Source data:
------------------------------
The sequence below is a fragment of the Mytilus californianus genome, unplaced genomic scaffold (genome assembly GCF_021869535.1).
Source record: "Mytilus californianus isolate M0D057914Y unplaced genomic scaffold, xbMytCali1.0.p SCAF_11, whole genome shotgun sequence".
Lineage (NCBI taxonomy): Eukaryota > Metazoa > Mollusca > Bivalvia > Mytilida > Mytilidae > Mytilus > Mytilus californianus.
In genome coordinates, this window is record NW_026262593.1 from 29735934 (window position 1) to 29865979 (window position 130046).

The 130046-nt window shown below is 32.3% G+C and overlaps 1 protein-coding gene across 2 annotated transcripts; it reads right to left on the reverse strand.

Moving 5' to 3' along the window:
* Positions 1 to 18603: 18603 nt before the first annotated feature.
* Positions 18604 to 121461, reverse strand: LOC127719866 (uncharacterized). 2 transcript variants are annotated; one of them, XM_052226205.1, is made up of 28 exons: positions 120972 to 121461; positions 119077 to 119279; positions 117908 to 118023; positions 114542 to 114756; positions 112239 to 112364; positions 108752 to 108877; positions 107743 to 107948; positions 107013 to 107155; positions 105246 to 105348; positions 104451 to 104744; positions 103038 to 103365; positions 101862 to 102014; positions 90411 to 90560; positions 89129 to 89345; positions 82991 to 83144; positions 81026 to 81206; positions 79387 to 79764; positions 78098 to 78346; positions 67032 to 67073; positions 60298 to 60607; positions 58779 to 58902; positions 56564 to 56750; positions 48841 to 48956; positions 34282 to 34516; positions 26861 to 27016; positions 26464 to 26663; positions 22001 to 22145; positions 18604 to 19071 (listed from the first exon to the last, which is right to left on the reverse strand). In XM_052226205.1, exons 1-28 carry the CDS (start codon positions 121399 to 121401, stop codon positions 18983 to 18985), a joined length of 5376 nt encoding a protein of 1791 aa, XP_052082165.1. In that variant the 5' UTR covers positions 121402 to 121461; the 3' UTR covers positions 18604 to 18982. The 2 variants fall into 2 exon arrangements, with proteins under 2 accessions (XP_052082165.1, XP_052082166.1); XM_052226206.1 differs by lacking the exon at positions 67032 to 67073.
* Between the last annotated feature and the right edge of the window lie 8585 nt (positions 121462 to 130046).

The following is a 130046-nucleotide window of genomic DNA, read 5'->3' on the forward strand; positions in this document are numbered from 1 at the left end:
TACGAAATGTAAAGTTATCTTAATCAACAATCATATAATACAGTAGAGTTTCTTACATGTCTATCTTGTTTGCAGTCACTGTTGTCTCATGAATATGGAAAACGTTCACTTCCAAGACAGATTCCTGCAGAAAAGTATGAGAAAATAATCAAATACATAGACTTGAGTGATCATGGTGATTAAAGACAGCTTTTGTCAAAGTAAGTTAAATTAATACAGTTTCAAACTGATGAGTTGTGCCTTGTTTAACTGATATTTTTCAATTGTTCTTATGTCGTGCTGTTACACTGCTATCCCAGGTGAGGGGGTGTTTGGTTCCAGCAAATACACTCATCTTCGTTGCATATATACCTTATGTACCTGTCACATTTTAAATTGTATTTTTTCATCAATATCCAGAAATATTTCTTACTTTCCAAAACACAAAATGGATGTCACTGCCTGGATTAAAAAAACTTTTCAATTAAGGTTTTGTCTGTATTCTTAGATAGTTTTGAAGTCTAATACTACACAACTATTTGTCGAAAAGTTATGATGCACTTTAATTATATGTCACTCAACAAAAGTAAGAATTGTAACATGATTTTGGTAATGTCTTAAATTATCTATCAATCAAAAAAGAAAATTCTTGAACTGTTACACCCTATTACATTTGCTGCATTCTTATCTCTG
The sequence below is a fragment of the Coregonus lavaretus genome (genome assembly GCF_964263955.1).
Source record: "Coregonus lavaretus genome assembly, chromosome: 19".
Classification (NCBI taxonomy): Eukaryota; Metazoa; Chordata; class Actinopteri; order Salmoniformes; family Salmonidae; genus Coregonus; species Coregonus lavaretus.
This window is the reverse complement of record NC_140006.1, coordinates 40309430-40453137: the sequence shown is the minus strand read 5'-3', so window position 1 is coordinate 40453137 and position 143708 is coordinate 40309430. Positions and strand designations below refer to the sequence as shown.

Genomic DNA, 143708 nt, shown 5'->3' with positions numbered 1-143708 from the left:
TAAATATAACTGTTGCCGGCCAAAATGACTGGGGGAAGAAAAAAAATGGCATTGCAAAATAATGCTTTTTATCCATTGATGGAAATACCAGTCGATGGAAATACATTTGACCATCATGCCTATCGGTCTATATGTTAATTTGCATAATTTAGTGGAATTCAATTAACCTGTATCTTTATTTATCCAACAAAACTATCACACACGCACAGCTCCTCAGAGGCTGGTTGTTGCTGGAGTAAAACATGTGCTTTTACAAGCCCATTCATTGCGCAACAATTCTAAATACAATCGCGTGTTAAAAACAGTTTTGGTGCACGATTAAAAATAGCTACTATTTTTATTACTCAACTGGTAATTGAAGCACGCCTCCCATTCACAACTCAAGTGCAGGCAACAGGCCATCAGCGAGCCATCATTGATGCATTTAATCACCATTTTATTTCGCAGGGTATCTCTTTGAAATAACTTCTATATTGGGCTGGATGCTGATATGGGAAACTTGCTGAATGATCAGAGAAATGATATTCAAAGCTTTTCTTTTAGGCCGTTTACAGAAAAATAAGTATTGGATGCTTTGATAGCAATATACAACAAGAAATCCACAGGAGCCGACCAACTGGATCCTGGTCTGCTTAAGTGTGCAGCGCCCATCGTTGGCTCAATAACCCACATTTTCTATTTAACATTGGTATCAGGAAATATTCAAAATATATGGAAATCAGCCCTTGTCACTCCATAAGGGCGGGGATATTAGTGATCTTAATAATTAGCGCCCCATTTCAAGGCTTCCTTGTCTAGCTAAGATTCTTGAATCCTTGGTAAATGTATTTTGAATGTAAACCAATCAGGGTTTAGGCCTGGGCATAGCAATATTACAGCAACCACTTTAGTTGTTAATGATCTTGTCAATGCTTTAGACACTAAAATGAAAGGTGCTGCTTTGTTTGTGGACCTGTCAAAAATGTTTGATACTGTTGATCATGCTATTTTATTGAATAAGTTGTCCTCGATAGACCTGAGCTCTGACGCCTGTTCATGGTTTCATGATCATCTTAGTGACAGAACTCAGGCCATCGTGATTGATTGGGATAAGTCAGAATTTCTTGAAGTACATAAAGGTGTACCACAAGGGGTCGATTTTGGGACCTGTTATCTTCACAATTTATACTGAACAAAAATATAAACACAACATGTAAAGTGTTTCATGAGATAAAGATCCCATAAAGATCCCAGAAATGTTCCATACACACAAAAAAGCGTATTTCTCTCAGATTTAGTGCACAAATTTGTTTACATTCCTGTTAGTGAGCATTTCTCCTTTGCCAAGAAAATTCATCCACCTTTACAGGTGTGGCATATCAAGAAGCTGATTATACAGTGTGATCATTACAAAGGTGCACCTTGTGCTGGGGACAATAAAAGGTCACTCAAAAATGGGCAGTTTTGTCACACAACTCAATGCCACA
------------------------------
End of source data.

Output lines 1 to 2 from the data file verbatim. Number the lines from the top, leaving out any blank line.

The sequence below is a fragment of the Mytilus californianus genome, unplaced genomic scaffold (genome assembly GCF_021869535.1).
Source record: "Mytilus californianus isolate M0D057914Y unplaced genomic scaffold, xbMytCali1.0.p SCAF_11, whole genome shotgun sequence".